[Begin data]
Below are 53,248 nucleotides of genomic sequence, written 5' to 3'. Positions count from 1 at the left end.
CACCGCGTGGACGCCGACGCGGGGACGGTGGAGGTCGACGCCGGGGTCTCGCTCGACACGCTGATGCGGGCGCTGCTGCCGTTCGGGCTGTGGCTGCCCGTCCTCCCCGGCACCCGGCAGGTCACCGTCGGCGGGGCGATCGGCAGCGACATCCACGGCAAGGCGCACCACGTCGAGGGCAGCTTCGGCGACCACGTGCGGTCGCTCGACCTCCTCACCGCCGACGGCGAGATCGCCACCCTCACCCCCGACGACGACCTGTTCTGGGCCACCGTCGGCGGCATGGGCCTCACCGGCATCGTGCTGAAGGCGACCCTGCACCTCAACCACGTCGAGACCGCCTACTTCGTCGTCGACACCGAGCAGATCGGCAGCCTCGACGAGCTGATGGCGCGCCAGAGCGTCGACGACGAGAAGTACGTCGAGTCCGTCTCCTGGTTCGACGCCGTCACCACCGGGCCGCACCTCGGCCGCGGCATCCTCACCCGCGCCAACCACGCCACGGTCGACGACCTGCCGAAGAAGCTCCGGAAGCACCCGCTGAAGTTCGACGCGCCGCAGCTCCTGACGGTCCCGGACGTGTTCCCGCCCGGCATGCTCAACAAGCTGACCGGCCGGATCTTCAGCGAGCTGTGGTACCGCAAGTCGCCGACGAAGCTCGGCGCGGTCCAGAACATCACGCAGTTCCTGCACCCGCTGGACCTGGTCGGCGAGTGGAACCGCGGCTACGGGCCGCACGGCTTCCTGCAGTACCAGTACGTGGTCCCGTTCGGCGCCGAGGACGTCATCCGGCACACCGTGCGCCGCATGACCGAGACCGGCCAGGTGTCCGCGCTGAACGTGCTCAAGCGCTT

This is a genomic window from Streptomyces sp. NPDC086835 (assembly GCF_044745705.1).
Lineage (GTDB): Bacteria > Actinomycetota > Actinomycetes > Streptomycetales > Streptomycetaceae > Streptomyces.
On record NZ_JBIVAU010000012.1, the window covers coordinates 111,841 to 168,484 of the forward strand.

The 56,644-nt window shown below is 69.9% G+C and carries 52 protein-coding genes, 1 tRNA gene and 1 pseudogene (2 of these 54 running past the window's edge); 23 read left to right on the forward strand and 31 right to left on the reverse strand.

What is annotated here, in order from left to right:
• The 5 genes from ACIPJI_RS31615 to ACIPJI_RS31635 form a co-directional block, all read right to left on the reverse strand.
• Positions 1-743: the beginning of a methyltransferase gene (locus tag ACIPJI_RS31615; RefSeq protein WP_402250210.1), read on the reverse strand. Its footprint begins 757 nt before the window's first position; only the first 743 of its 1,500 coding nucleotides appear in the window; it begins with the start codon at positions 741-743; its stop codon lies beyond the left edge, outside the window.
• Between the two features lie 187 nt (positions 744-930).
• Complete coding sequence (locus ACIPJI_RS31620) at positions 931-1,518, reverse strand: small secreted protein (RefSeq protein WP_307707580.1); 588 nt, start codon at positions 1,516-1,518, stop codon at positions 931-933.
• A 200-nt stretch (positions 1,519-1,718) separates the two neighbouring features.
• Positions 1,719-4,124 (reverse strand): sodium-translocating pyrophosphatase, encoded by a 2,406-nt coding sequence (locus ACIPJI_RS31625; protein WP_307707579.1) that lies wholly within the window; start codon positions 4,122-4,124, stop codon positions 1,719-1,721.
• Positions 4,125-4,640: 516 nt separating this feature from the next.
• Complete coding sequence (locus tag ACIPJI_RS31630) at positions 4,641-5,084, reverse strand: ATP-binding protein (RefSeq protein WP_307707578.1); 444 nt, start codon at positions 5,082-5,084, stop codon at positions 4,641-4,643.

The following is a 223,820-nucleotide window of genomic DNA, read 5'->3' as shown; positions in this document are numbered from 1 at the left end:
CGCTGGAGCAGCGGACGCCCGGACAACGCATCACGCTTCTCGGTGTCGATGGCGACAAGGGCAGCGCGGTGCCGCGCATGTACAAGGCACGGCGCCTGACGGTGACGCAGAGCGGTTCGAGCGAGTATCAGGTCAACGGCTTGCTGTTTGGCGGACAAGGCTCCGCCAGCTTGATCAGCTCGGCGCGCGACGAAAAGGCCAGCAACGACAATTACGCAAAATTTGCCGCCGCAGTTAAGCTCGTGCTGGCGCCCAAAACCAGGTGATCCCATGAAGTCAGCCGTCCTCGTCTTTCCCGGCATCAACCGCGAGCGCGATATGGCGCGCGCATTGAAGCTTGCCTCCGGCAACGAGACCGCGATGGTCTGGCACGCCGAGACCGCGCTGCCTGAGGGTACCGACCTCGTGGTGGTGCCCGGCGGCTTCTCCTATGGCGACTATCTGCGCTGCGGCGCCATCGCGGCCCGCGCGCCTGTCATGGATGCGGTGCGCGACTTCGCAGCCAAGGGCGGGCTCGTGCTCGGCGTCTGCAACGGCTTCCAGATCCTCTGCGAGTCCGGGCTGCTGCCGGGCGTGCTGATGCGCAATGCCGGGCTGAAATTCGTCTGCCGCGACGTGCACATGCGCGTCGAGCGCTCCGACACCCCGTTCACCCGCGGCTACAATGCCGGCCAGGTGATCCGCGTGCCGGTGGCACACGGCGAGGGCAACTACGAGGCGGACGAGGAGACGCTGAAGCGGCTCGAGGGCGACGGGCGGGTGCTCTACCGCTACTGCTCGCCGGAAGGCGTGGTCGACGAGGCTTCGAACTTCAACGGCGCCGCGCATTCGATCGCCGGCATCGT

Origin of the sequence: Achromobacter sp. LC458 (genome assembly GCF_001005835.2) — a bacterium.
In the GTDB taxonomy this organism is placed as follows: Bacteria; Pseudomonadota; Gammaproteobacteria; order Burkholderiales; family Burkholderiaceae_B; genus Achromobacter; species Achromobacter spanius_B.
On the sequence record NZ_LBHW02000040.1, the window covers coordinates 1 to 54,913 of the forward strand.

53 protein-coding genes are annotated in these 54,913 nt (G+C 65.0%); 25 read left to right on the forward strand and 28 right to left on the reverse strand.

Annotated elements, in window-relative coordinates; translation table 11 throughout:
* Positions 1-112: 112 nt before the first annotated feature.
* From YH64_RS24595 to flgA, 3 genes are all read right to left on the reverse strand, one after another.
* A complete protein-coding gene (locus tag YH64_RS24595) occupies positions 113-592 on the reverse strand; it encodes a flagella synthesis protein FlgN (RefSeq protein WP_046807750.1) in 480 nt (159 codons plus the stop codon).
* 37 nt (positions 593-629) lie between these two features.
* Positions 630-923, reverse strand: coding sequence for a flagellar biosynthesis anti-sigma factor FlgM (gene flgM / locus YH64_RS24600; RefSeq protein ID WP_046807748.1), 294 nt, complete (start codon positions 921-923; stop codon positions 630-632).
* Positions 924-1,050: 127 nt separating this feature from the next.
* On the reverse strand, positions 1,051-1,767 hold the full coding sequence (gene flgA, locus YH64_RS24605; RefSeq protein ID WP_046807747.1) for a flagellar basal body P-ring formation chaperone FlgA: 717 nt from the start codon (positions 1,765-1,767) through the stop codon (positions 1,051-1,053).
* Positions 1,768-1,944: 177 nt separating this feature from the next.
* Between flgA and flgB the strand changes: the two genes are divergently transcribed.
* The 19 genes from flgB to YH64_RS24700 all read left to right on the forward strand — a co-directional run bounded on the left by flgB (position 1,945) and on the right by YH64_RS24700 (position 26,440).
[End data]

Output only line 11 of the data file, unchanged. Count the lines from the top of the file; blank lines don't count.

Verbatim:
• Complete coding sequence (locus ACIPJI_RS31620) at positions 931-1,518, reverse strand: small secreted protein (RefSeq protein WP_307707580.1); 588 nt, start codon at positions 1,516-1,518, stop codon at positions 931-933.